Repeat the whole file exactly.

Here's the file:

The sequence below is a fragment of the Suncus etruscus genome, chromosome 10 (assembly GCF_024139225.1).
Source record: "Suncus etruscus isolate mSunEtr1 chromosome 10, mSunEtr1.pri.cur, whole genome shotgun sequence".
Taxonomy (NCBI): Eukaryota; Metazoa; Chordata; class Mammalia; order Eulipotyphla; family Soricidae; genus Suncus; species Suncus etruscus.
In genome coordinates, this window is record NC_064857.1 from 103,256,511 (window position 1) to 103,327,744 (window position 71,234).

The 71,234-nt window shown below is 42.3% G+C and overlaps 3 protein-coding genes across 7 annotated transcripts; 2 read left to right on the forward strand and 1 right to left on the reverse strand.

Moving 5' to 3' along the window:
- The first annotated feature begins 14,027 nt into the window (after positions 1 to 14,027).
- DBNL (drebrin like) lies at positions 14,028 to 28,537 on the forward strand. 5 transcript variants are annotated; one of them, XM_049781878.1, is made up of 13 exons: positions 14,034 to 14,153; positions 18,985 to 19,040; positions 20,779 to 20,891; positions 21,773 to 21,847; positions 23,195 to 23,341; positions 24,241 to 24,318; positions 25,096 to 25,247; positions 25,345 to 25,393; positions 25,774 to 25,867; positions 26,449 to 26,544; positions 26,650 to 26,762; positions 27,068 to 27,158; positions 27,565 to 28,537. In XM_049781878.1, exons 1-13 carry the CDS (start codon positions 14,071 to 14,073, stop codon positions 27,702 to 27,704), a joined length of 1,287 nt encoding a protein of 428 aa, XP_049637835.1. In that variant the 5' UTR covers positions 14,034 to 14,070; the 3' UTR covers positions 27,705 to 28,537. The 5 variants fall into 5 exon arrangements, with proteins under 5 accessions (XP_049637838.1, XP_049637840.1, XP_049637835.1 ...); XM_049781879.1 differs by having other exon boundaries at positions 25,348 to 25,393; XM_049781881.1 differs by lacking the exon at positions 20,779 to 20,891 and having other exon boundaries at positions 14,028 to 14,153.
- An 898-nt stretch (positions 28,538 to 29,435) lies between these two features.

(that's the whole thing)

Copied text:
The sequence below is a fragment of the Suncus etruscus genome, chromosome 10 (assembly GCF_024139225.1).
Source record: "Suncus etruscus isolate mSunEtr1 chromosome 10, mSunEtr1.pri.cur, whole genome shotgun sequence".
Taxonomy (NCBI): Eukaryota; Metazoa; Chordata; class Mammalia; order Eulipotyphla; family Soricidae; genus Suncus; species Suncus etruscus.
In genome coordinates, this window is record NC_064857.1 from 103,256,511 (window position 1) to 103,327,744 (window position 71,234).

The 71,234-nt window shown below is 42.3% G+C and overlaps 3 protein-coding genes across 7 annotated transcripts; 2 read left to right on the forward strand and 1 right to left on the reverse strand.

Moving 5' to 3' along the window:
- The first annotated feature begins 14,027 nt into the window (after positions 1 to 14,027).
- DBNL (drebrin like) lies at positions 14,028 to 28,537 on the forward strand. 5 transcript variants are annotated; one of them, XM_049781878.1, is made up of 13 exons: positions 14,034 to 14,153; positions 18,985 to 19,040; positions 20,779 to 20,891; positions 21,773 to 21,847; positions 23,195 to 23,341; positions 24,241 to 24,318; positions 25,096 to 25,247; positions 25,345 to 25,393; positions 25,774 to 25,867; positions 26,449 to 26,544; positions 26,650 to 26,762; positions 27,068 to 27,158; positions 27,565 to 28,537. In XM_049781878.1, exons 1-13 carry the CDS (start codon positions 14,071 to 14,073, stop codon positions 27,702 to 27,704), a joined length of 1,287 nt encoding a protein of 428 aa, XP_049637835.1. In that variant the 5' UTR covers positions 14,034 to 14,070; the 3' UTR covers positions 27,705 to 28,537. The 5 variants fall into 5 exon arrangements, with proteins under 5 accessions (XP_049637838.1, XP_049637840.1, XP_049637835.1 ...); XM_049781879.1 differs by having other exon boundaries at positions 25,348 to 25,393; XM_049781881.1 differs by lacking the exon at positions 20,779 to 20,891 and having other exon boundaries at positions 14,028 to 14,153.
- An 898-nt stretch (positions 28,538 to 29,435) lies between these two features.